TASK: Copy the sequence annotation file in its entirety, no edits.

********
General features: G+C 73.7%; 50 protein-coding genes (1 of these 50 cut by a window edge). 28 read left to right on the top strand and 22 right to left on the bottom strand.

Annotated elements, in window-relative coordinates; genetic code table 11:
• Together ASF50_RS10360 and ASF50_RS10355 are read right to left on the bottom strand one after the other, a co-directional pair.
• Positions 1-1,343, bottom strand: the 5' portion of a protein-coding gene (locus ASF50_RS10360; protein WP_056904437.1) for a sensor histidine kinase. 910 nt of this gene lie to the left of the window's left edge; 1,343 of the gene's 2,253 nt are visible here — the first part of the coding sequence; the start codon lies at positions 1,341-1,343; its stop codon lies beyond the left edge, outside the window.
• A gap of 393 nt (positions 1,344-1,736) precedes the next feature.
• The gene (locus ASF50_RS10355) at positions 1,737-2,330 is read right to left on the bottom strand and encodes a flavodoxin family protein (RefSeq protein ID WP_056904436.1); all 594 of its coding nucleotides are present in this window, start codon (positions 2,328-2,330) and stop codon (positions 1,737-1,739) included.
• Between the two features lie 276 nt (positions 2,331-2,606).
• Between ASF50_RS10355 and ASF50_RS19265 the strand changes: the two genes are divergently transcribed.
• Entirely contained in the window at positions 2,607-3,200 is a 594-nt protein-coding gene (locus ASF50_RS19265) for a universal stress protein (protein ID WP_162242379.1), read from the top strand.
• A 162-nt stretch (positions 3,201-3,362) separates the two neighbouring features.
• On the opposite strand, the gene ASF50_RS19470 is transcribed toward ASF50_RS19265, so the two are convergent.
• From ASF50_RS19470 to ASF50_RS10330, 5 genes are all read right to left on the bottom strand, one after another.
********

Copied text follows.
General features: G+C 73.7%; 50 protein-coding genes (1 of these 50 cut by a window edge). 28 read left to right on the top strand and 22 right to left on the bottom strand.

Annotated elements, in window-relative coordinates; genetic code table 11:
• Together ASF50_RS10360 and ASF50_RS10355 are read right to left on the bottom strand one after the other, a co-directional pair.
• Positions 1-1,343, bottom strand: the 5' portion of a protein-coding gene (locus ASF50_RS10360; protein WP_056904437.1) for a sensor histidine kinase. 910 nt of this gene lie to the left of the window's left edge; 1,343 of the gene's 2,253 nt are visible here — the first part of the coding sequence; the start codon lies at positions 1,341-1,343; its stop codon lies beyond the left edge, outside the window.
• A gap of 393 nt (positions 1,344-1,736) precedes the next feature.
• The gene (locus ASF50_RS10355) at positions 1,737-2,330 is read right to left on the bottom strand and encodes a flavodoxin family protein (RefSeq protein ID WP_056904436.1); all 594 of its coding nucleotides are present in this window, start codon (positions 2,328-2,330) and stop codon (positions 1,737-1,739) included.
• Between the two features lie 276 nt (positions 2,331-2,606).
• Between ASF50_RS10355 and ASF50_RS19265 the strand changes: the two genes are divergently transcribed.
• Entirely contained in the window at positions 2,607-3,200 is a 594-nt protein-coding gene (locus ASF50_RS19265) for a universal stress protein (protein ID WP_162242379.1), read from the top strand.
• A 162-nt stretch (positions 3,201-3,362) separates the two neighbouring features.
• On the opposite strand, the gene ASF50_RS19470 is transcribed toward ASF50_RS19265, so the two are convergent.
• From ASF50_RS19470 to ASF50_RS10330, 5 genes are all read right to left on the bottom strand, one after another.